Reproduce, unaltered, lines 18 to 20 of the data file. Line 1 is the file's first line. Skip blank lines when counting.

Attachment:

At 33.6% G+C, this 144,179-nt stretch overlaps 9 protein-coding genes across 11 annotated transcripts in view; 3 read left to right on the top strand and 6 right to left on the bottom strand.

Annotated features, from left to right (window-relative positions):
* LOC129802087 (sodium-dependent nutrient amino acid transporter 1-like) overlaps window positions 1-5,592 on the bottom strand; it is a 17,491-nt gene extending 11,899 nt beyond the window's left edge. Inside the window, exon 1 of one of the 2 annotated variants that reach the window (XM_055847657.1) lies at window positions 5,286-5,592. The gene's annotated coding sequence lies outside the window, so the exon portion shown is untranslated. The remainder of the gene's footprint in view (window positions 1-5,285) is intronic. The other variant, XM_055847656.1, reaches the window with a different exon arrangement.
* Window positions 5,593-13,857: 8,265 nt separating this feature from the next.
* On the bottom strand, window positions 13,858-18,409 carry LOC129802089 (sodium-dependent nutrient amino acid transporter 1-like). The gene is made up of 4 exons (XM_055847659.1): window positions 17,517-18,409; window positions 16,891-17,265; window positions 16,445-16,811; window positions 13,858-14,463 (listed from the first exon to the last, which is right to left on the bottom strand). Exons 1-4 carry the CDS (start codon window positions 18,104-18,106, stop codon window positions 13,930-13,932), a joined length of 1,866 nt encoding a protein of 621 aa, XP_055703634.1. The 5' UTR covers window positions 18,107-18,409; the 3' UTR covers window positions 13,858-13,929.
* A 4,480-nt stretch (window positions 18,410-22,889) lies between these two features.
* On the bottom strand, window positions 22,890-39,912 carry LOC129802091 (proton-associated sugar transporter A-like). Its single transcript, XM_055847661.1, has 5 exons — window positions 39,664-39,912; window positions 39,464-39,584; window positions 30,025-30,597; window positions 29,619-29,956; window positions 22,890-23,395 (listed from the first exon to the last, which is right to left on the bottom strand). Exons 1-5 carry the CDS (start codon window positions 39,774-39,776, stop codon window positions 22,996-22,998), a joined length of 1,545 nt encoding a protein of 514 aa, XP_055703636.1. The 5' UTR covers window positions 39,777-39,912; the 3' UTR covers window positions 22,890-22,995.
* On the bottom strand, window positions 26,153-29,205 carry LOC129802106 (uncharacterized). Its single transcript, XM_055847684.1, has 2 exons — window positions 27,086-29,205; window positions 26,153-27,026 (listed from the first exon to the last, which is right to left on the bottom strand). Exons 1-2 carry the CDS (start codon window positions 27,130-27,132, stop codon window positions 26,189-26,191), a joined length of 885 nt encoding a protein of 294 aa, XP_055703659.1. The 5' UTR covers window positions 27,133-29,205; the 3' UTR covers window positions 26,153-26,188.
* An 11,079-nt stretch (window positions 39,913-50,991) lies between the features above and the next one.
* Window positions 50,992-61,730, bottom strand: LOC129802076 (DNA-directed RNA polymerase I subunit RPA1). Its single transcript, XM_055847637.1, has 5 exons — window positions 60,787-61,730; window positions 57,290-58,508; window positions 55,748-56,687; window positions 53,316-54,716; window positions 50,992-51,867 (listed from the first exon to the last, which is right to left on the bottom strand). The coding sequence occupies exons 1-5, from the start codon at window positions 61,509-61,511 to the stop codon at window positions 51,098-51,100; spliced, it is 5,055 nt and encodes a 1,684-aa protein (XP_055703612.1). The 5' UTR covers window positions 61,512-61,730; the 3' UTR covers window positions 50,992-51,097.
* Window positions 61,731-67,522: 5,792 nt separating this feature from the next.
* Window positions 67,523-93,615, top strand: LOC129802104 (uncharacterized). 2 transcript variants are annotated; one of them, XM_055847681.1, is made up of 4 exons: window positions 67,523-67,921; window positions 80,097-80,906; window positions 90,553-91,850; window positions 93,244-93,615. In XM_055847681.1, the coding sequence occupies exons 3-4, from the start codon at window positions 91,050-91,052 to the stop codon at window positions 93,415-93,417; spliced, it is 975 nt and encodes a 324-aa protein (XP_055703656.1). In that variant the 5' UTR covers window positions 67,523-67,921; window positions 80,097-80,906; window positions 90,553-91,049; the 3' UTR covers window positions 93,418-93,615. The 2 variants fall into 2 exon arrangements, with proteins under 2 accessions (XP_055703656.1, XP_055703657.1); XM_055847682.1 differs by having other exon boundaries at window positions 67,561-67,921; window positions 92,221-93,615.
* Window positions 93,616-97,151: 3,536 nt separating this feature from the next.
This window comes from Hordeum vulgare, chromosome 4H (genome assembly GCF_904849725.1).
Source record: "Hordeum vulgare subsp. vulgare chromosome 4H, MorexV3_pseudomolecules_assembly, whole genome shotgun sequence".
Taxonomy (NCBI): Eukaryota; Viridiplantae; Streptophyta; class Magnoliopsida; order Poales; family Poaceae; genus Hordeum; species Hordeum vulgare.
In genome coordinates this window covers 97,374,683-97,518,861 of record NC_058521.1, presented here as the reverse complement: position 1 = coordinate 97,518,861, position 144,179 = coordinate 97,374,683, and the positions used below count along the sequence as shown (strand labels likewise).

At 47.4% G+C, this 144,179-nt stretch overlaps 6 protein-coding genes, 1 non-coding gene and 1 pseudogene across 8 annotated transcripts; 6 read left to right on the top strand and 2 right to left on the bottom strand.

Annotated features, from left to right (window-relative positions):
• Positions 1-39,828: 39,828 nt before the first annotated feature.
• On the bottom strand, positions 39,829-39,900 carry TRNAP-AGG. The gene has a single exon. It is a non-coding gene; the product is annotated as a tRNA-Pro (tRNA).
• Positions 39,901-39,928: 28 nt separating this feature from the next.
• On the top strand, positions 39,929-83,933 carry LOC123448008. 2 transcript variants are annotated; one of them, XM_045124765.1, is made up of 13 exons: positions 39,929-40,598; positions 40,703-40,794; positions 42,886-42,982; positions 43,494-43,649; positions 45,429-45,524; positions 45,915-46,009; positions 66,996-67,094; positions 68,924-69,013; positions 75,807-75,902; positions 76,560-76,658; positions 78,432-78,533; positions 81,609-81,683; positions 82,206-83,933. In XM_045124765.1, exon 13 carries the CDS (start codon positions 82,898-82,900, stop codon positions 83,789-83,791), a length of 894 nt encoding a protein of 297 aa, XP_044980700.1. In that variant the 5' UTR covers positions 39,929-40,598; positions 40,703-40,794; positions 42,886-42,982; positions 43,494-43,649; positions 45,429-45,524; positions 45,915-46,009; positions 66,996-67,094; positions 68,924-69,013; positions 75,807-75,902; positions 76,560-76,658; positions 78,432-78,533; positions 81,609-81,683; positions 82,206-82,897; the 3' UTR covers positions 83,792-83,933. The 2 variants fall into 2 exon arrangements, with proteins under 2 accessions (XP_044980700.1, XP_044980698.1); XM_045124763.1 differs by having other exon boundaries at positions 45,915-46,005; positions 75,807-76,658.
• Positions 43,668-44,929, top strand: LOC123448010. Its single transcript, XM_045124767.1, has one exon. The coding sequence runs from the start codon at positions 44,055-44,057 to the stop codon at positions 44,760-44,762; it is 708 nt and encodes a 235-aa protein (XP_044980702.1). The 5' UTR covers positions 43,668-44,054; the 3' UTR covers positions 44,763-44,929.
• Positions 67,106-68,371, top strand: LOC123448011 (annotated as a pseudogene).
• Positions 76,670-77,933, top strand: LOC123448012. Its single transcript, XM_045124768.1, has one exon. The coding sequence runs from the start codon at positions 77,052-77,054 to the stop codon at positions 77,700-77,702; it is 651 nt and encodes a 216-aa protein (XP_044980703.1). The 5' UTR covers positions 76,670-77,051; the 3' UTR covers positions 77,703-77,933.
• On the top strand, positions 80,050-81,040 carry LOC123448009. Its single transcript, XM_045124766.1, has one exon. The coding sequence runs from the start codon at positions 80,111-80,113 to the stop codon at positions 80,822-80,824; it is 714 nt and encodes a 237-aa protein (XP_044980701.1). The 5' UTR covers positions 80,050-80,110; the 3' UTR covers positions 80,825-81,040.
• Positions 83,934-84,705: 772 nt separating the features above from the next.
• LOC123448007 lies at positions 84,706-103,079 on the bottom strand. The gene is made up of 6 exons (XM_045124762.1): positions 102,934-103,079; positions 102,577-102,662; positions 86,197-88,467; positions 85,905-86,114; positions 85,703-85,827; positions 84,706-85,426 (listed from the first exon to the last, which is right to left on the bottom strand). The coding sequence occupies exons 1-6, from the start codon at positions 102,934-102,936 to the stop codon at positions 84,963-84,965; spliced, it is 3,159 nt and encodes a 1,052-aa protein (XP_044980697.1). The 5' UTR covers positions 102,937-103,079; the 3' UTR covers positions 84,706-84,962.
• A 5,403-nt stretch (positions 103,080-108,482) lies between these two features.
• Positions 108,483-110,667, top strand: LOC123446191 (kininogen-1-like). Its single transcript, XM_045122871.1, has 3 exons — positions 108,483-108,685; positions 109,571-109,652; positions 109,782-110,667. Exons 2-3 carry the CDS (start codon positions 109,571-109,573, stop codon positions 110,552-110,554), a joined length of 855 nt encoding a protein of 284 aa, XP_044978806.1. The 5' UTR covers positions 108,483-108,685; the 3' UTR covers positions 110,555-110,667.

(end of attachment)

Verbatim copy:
At 47.4% G+C, this 144,179-nt stretch overlaps 6 protein-coding genes, 1 non-coding gene and 1 pseudogene across 8 annotated transcripts; 6 read left to right on the top strand and 2 right to left on the bottom strand.

Annotated features, from left to right (window-relative positions):
• Positions 1-39,828: 39,828 nt before the first annotated feature.